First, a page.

Thank you for pointing out, “Notice that in real life, when customizing the impulse response for the system, the coefficients are more complex than those MQA filters…” Folks need to know that using DSP software like Acourate, Audiolense, open source DRC, etc., one is designing a more powerful filter than MQA, and includes the entire playback chain, even software music players like JRiver for example. Then your DAC, amps, speakers and room. Even within speakers/room one can create digital XO, driver linearization and time alignment, and in-room, construct your own preferred target frequency and timing response arriving at your ears. With a high degree of accuracy and precision.

    If a custom digital filter is to be designed and constructed, why not include all components of your sound reproduction chain in your own environment? Now that’s an end to end solution.

    Keep up the good writings!

    Mitch

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    1. Thanks for the note Mitch! Hope you're enjoying the sunshine out on the Sunshine Coast :-).

      Yes, an important reminder of what "end-to-end" should mean if it is to imply an ability to completely account for the anomalies in the listening chain! To not be able to address especially the speakers and room is really missing out on the crucial "quality determining" components.

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    2. Arch, indeed, really enjoying the sunshine on the Sunshine Coast, and Whistler, as I am sure you are in Vancouver!

      I wonder about the audibility of MQA’s render digital filters when a typical loudspeakers timing distortion is orders of magnitude greater than any of the filter shapes you have presented… Even the post ringing in MQA 2 filter is quite likely inaudible as you explain in your article on Digital Interpolation Filters and Ringing

      Something like 95% of speakers are not time coherent so what is the value of MQA with its potential 31 different filters when they are completely time distorted by the loudspeaker? Folks need to know that MQA does not correct the timing distortion in multi-way, non-time aligned loudspeakers, so it is not an end to end solution that MQA is touting. Even with time-aligned loudspeakers, it is unlikely that any of these filter settings would make an audible difference. For folks wondering about the value and audibility of time coherent loudspeakers, try Rod Elliot’s article on Phase, Time and Distortion in Loudspeakers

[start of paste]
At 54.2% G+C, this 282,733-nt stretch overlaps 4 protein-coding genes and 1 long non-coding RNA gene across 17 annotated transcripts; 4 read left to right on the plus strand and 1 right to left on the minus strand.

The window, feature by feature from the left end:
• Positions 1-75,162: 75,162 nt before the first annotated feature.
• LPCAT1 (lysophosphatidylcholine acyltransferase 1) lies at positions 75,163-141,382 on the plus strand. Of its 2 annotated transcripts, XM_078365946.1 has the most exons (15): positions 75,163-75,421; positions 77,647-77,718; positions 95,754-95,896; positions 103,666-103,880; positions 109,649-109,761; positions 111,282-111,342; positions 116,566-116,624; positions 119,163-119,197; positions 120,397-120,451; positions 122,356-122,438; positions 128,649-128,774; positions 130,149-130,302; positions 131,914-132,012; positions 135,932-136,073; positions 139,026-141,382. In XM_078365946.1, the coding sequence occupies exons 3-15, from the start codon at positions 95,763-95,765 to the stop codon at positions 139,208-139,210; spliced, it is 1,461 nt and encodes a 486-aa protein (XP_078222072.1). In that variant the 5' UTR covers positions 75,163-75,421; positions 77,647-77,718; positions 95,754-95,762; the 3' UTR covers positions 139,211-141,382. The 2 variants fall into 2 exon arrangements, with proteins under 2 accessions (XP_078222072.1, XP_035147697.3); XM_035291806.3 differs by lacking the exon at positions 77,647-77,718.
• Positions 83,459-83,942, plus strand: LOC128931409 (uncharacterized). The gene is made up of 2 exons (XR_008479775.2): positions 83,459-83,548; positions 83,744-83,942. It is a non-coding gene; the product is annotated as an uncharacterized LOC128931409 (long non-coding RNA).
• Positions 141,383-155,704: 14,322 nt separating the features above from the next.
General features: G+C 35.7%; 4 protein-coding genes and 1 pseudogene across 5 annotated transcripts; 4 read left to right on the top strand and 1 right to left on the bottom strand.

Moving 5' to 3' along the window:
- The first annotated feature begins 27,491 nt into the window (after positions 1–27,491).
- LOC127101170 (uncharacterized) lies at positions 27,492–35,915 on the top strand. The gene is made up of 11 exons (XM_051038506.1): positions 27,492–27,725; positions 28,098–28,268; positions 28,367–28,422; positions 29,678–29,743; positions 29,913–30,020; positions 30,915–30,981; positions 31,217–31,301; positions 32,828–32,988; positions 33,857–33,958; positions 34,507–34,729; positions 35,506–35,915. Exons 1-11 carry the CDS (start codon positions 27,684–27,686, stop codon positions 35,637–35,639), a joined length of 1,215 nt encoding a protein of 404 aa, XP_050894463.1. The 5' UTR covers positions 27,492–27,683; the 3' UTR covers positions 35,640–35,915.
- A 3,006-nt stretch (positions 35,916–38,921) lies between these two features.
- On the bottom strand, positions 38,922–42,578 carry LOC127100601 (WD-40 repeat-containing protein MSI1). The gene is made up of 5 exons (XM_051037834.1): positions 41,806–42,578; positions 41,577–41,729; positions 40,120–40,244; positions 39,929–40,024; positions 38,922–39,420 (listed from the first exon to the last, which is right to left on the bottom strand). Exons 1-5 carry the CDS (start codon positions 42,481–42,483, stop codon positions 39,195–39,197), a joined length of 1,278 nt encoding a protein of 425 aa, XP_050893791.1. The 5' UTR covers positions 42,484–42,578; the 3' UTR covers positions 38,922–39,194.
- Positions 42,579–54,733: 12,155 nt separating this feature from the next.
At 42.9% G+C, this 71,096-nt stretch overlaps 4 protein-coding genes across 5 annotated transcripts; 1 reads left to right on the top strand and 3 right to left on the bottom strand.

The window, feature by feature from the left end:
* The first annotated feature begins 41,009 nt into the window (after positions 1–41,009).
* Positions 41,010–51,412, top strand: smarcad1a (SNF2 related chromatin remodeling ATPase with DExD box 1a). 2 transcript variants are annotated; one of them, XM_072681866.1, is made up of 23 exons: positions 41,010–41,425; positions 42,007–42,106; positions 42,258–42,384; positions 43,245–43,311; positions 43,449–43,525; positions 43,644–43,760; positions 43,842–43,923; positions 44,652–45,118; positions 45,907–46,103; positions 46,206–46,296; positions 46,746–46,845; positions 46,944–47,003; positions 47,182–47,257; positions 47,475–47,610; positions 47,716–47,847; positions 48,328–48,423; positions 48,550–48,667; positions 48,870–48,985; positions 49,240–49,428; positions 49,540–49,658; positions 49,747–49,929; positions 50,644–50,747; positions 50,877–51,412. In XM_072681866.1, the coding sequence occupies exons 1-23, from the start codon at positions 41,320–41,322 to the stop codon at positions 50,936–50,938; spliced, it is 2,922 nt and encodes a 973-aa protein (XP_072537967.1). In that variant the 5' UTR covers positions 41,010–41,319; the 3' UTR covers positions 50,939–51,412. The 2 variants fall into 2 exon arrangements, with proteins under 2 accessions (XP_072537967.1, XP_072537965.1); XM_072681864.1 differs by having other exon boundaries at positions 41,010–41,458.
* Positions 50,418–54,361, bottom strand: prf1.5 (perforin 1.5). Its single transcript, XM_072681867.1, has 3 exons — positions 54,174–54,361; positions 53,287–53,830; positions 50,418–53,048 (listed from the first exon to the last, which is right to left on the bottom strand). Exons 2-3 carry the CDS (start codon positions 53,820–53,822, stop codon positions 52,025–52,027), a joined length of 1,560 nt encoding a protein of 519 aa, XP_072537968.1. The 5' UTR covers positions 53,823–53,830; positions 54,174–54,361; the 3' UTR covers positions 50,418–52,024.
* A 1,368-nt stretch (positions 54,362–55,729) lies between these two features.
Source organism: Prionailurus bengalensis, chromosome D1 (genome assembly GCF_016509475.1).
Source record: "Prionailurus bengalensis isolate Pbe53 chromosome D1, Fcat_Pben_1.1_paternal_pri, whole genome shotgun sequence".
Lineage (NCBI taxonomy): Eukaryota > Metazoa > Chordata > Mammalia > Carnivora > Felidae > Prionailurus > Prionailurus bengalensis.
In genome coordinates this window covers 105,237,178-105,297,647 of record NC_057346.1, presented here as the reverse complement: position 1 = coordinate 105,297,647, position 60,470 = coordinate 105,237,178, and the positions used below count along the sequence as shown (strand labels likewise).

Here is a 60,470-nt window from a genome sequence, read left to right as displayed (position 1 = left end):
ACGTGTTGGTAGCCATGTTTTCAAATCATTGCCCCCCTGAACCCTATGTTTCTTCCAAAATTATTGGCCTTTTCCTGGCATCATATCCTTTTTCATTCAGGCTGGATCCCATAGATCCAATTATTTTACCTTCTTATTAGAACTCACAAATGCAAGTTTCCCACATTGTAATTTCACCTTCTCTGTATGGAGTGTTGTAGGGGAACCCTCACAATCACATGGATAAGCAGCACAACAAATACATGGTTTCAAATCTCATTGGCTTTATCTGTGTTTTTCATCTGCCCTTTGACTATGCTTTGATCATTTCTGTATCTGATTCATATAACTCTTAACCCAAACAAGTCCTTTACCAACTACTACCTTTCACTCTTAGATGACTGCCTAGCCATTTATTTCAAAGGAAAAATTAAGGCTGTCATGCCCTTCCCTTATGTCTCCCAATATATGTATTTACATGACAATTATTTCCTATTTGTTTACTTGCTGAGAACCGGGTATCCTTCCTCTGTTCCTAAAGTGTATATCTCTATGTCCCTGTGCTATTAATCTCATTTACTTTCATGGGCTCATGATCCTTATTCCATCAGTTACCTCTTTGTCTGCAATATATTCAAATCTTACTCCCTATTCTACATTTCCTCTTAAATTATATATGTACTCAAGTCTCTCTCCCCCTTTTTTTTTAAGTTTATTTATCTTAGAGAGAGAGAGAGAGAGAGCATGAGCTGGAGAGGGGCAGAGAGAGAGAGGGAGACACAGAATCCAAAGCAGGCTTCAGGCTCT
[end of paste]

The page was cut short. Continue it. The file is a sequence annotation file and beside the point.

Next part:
How would I know? For over seven years I have played with custom digital filters that include the entire audio playback chain, plus loudspeakers and room. I have experimented with custom digital filters that have significantly more ringing than shown here and when switching back and forth, on a set of time coherent speakers, only with gross amounts of ringing (pre or post) am I am able to discern an audible difference with music as the dynamic test signal. Folks can read about this in my book on Accurate Sound Reproduction Using DSP

      I really don’t get the consumer audio industries fixation on small signal digital filtering, instead of the business end that actually transmits the music to ones ears i.e. the loudspeakers. If one is to apply digital filtering, it would be to correct the (gross) frequency and timing response of speakers, which already encompasses the DAC’s digital filtering, or software music players digital filtering, regardless of what type of digital filter is being used. This is where real audible differences are. That’s the irony. It’s like the consumer audio industry is looking through the wrong end of the telescope. Bizarre.